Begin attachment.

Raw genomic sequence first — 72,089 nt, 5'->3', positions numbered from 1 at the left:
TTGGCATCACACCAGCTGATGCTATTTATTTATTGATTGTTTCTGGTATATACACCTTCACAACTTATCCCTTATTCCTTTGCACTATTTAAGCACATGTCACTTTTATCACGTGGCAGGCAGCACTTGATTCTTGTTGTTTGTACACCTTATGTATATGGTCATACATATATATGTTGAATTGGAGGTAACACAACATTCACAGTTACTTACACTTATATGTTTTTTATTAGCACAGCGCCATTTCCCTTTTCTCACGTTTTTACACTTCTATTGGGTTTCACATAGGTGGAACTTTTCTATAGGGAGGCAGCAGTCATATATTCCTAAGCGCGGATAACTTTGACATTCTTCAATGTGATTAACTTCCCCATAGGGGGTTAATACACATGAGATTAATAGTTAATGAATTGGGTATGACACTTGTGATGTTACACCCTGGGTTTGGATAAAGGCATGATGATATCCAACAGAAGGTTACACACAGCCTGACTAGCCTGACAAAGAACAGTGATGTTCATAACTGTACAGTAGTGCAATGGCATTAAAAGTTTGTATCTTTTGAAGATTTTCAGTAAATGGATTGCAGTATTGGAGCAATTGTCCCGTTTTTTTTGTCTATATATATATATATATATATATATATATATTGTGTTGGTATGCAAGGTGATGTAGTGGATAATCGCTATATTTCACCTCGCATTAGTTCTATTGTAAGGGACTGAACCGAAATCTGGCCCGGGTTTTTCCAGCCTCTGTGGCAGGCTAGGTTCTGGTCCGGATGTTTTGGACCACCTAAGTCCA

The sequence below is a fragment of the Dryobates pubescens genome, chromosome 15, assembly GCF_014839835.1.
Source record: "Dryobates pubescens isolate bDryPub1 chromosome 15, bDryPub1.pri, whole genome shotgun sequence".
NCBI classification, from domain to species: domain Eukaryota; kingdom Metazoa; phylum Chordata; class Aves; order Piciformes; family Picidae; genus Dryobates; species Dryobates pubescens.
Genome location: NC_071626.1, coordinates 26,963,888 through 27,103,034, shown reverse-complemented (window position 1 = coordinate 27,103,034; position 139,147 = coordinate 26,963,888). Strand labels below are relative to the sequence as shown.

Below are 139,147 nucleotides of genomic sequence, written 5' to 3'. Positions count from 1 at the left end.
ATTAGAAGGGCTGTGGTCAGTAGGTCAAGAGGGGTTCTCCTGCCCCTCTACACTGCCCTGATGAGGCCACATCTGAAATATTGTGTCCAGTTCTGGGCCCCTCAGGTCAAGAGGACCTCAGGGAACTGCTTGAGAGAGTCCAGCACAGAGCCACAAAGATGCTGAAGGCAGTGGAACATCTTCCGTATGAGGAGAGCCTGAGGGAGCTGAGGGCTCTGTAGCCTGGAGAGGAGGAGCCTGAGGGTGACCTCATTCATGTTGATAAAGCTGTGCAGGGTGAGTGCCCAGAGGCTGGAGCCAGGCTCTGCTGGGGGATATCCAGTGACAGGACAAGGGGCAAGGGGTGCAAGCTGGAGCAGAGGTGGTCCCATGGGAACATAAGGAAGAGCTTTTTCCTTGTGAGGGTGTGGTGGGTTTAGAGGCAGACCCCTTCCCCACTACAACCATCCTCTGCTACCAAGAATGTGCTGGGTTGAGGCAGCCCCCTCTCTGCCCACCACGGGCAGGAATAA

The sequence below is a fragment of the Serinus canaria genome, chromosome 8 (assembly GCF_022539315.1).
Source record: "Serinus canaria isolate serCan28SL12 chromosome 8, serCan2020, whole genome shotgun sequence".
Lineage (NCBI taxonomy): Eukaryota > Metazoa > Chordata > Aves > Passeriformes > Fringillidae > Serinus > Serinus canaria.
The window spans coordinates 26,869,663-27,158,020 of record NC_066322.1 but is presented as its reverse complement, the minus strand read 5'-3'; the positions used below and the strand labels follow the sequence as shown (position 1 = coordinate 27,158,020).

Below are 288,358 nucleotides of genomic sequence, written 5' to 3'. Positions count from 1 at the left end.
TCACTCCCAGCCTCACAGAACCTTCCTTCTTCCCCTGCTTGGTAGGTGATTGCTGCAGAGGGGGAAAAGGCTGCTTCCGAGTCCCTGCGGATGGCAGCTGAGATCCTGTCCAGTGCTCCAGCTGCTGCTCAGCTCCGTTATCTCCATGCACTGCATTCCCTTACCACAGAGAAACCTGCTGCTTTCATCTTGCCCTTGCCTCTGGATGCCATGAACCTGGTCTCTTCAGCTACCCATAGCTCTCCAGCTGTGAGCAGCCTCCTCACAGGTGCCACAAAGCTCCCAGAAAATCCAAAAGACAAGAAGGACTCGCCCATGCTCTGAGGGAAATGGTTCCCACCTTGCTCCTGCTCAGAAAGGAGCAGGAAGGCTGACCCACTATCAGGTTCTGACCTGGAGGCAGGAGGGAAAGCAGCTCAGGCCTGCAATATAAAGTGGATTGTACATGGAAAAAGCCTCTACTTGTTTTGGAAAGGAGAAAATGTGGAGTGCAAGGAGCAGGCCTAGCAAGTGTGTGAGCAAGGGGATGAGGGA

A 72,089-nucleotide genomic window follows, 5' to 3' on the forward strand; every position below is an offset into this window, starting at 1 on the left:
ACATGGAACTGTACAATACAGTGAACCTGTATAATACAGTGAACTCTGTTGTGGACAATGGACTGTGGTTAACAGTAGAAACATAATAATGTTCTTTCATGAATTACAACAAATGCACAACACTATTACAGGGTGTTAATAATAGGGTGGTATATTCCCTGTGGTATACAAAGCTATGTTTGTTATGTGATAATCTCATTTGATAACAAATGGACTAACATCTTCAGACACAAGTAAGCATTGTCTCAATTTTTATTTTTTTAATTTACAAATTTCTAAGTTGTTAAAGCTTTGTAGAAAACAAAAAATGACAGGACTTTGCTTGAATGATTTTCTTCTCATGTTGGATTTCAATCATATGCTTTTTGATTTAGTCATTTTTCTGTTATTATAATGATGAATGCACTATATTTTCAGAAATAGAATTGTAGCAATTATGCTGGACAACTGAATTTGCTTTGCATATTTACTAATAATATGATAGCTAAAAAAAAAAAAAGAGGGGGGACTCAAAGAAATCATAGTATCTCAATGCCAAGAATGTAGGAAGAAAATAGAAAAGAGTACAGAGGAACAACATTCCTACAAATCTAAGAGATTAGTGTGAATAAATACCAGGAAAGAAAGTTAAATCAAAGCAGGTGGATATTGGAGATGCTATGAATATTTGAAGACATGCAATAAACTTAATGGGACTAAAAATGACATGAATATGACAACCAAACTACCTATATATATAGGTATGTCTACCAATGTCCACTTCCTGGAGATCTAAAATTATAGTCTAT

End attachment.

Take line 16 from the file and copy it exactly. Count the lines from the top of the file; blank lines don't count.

ACATGGAACTGTACAATACAGTGAACCTGTATAATACAGTGAACTCTGTTGTGGACAATGGACTGTGGTTAACAGTAGAAACATAATAATGTTCTTTCATGAATTACAACAAATGCACAACACTATTACAGGGTGTTAATAATAGGGTGGTATATTCCCTGTGGTATACAAAGCTATGTTTGTTATGTGATAATCTCATTTGATAACAAATGGACTAACATCTTCAGACACAAGTAAGCATTGTCTCAATTTTTATTTTTTTAATTTACAAATTTCTAAGTTGTTAAAGCTTTGTAGAAAACAAAAAATGACAGGACTTTGCTTGAATGATTTTCTTCTCATGTTGGATTTCAATCATATGCTTTTTGATTTAGTCATTTTTCTGTTATTATAATGATGAATGCACTATATTTTCAGAAATAGAATTGTAGCAATTATGCTGGACAACTGAATTTGCTTTGCATATTTACTAATAATATGATAGCTAAAAAAAAAAAAAGAGGGGGGACTCAAAGAAATCATAGTATCTCAATGCCAAGAATGTAGGAAGAAAATAGAAAAGAGTACAGAGGAACAACATTCCTACAAATCTAAGAGATTAGTGTGAATAAATACCAGGAAAGAAAGTTAAATCAAAGCAGGTGGATATTGGAGATGCTATGAATATTTGAAGACATGCAATAAACTTAATGGGACTAAAAATGACATGAATATGACAACCAAACTACCTATATATATAGGTATGTCTACCAATGTCCACTTCCTGGAGATCTAAAATTATAGTCTAT